Show Your Work

Show Your Work

I recently received a thoughtful question from a creative in Germany. He wanted to know if my work was driven by a manifesto of sorts.

I cringe at words like manifesto and ethos because I didn’t score well on my SATs.

That’s more about me than the question.

What’s important to know is that my life is a lot like Coehlo’s Santiago. I went on a journey to find something and I found it. The treasure was always there but I kept going in 50–11 directions seemingly without purpose.

Lucky for me, I told people what I was looking for and left a trail behind me.

Mom Taught Math

Never take advice from someone who got the answer correct on their first try. They assume it was the only way to get there. They shrug if you tell them that their way doesn’t work for you. They are confused to here about another way.

My brother would joke about Magic Johnson not being a successful coach because he’d tell his players “just get the rebound over their center, go behind your back and between your legs in the same dribble then throw a no look bounce pass 80 feet with your offhand while a blow a kiss to the cheerleaders with your other hand”.

Only Magic could do that.

So I prefer to see pages full of wrong answers with red marks and dried tears. I like knowing that your first answer wasn’t your only answer. I like watching you dig deeper because finding a hundred dollar bill on the front porch might mean there’s a million dollars in a coffee can in the attack.

There’s beauty in that mess.

There’s also intent.

Those who come behind you can see where they may take a different path from the one you chose by flipping a coin. They may have a better answer. They may find a better solution.

My final solutions are typically how people judge me — Yeezy or Cole Haan — but they are probably not how people who know me will remember me. The people who know will know that I don’t talk much and I typically think in riddles.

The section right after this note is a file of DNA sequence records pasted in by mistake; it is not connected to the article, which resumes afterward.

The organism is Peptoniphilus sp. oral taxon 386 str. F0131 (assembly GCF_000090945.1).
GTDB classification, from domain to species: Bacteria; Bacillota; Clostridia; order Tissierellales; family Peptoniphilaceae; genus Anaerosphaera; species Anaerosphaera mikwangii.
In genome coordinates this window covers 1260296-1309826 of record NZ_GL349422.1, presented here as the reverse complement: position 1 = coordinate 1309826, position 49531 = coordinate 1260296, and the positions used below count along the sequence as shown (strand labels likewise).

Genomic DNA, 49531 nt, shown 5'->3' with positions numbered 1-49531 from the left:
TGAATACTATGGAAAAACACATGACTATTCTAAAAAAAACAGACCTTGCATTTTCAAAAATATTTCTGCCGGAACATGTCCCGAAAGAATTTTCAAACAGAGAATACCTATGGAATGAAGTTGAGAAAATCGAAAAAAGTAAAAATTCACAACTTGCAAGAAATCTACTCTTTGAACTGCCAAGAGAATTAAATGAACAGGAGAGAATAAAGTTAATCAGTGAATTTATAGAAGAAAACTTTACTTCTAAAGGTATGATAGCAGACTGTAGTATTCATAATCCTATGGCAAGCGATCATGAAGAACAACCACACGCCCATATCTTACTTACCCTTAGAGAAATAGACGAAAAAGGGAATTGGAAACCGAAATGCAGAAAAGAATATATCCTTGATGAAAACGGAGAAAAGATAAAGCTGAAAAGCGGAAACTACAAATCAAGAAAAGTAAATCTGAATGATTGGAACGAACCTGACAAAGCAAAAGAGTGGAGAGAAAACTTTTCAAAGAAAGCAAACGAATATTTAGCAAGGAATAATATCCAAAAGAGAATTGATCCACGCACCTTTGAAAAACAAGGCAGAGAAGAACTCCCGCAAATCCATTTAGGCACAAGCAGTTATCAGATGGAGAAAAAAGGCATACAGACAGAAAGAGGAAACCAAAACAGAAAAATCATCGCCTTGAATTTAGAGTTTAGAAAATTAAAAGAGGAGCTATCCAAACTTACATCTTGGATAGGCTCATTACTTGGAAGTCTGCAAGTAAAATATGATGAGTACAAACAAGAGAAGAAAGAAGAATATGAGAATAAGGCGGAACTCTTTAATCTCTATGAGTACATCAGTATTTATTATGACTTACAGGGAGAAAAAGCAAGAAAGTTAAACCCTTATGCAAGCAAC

I’ve been called Yoda by more than a few people.

Judge Yourself

I typically tell people about setting goals with my Tokyo & Damon Haley story. I’ll link once I find it, but it essentially says that I told someone I barely knew about an audacious plan and he booked in his calendar. For whatever reason that was my motivation. He was calling me on my bullshit or motivating me on my promise.

Ultimately he would not have cared if I hadn’t met such a grandiose goal, but by putting my wish in writing I was allowing others to check in on me to make sure I was working to accomplish the goal that I’d set for myself. Not everybody knew my goals, but the collection of people were the embodiment of the mirror I’d created for myself.

They weren’t telling me what they wanted me to be. They were telling me what I wanted me to be.

Our ecommerce site is my blog is my email signature. It forces me to be positive yet simple. It forces me to create tangible over theoretical. It tells everyone what to expect from me. It reminds me that other people care that I care. It allows me room to be great when great is possible.


I like to write because my first thoughts are riddled with four letter words, incoherent run-on sentences and hip-hop & basketball references from 1992. My vocabulary is far more eloquent on paper and that says tons.

But the benefit of me writing it is that people remind me every day what my focus should be because I wrote some random thought at 2AM after watching an even more random tweet. Those mental markers provide the world with a way to guide me when in need it. I hope that they are useful to others but their interest becomes useful to my growth and my path.

I evolve so the words may need a grain of salt here or there, but ultimately it’s useful in it’s disorganized form. I don’t have a Top 10 Tips to Blah Blah Blah. My SEO suffers but I’m guessing I could hire an intern to patch together my ramblings if I thought anybody really needed it.

For now I’m content answering amazing questions with some old man ramblings while I watch HGTV marathons and read about food justice on the Twitter.

Good things.

PS — at some point my kids will read this with horror before sending me edits so I sound halfway literate. Hopefully you’re reading this AFTER their embarrassment.

Leave a comment

Please note, comments must be approved before they are published